Reprinted from yesterday's late editions.
Washington area fans have had the opportunity twice within the last couple of months to assure Linda Ronstadt that her question "When Will I Be Loved?" is purely academic. The dear capacity crowd at the Capitol Centre Monday night registered its love and approval, approval that seemed a foregone conclusion, no matter what her performance might have been. As it was, her performance more than matched the high expectations of her audience.
Standing there on stage, singing "It's So Easy," she made her art appear to be precisely that - so easy. No franatic activity necessary here to communicate with her audience. Her voice came deep and strong from nowhere - certainly not from that diminutive body.
Ronstadt's style issues from two major streams, county/western and rock, which she has found late a style all her own. The country part is the emotional almost pleeding quality of her voice (as evidenced in a [WORD ILLEGIBLE] the rock part. But rhythm and timing (as in her [WORD ILLEGIBLE] of the Rolling Stone's [WORD ILLEGIBLE] Dice")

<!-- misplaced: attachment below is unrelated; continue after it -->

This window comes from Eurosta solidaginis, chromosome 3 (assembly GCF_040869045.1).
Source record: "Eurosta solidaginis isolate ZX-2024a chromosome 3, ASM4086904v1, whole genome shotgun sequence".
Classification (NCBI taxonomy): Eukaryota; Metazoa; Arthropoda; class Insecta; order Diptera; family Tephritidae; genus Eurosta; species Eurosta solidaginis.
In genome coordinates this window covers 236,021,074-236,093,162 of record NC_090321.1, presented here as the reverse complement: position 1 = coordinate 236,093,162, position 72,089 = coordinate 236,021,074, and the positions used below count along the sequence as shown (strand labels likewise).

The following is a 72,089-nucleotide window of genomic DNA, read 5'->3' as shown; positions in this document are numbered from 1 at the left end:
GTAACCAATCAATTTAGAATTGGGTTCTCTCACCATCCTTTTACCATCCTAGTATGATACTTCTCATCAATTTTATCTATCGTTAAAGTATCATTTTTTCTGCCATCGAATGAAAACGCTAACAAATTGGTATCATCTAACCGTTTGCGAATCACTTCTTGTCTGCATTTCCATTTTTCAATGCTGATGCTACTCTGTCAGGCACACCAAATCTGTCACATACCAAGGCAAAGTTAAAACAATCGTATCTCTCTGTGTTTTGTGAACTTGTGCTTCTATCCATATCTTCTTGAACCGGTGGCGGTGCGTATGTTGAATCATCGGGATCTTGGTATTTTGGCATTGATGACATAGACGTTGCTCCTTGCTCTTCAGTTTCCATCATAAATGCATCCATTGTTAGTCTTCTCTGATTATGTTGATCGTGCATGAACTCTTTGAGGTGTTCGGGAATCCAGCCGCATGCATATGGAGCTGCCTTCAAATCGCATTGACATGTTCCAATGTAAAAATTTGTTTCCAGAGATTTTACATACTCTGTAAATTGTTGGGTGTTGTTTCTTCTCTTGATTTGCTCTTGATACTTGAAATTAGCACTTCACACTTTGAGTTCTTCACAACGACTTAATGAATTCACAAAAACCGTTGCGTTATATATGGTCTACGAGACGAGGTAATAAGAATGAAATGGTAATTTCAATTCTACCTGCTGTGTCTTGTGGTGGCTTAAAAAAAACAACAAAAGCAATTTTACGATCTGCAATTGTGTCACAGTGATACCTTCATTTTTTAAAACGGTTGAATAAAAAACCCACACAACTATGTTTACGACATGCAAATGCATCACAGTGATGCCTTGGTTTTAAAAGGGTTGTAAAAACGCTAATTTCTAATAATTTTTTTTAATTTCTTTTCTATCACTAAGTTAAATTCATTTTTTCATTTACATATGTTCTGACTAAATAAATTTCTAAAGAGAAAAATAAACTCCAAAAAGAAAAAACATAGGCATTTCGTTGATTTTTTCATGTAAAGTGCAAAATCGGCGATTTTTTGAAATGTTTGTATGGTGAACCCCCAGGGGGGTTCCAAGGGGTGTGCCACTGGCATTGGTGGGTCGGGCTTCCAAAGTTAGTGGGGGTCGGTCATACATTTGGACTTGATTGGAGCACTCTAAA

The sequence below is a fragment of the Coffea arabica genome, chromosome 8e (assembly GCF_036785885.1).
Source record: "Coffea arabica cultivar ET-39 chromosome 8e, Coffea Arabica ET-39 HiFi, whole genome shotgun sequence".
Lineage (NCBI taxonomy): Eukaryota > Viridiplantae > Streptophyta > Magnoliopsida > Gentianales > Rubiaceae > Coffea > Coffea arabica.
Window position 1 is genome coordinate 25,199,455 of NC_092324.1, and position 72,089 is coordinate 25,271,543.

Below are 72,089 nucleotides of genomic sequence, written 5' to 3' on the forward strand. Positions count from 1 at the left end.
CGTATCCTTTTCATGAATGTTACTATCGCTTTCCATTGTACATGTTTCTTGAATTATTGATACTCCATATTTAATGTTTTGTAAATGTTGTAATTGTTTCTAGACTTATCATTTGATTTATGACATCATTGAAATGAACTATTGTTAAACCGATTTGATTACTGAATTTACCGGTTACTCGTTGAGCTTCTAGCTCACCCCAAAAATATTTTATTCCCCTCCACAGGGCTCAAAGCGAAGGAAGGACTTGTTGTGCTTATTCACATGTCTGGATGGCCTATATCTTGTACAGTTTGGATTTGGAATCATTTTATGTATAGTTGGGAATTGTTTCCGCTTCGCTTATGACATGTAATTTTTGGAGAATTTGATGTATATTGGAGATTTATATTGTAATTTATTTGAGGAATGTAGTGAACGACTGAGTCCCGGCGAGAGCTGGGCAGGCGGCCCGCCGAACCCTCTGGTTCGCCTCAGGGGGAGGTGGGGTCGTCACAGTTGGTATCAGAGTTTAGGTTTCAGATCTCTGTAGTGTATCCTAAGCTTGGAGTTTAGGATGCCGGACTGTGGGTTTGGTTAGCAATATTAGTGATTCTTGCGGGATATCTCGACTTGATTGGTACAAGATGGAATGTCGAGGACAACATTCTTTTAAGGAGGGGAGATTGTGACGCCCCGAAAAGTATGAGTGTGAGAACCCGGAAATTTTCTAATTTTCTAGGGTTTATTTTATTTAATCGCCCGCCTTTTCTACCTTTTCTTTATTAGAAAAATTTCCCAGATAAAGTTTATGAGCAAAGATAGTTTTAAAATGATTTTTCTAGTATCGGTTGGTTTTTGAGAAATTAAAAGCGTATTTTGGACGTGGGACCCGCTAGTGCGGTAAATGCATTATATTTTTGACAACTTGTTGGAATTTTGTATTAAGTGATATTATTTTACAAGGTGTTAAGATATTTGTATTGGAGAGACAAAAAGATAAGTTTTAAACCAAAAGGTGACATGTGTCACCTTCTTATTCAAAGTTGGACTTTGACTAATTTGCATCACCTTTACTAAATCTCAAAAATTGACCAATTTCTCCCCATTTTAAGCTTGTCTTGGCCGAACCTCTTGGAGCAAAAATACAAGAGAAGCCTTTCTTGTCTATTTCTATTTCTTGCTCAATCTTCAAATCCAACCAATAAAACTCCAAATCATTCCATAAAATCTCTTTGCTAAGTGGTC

Ronstadt calls herself as [WORD ILLEGIBLE] of songs. As with any artist [WORD ILLEGIBLE] material art authored by [WORD ILLEGIBLE] her vocal range along with projecting her stage personality.
Setting the soft rock [WORDS ILLEGIBLE] Ronstadt was Stephen [WORD ILLEGIBLE] with a 10-number set which included his recent hit "On and On." Although he has some very affecting [WORD ILLEGIBLE] the arrangements have a [WORD ILLEGIBLE] pop rock. [LINE ILLEGIBLE] about them, and his contributes to rock must seems at this [WORD ILLEGIBLE] indistinct.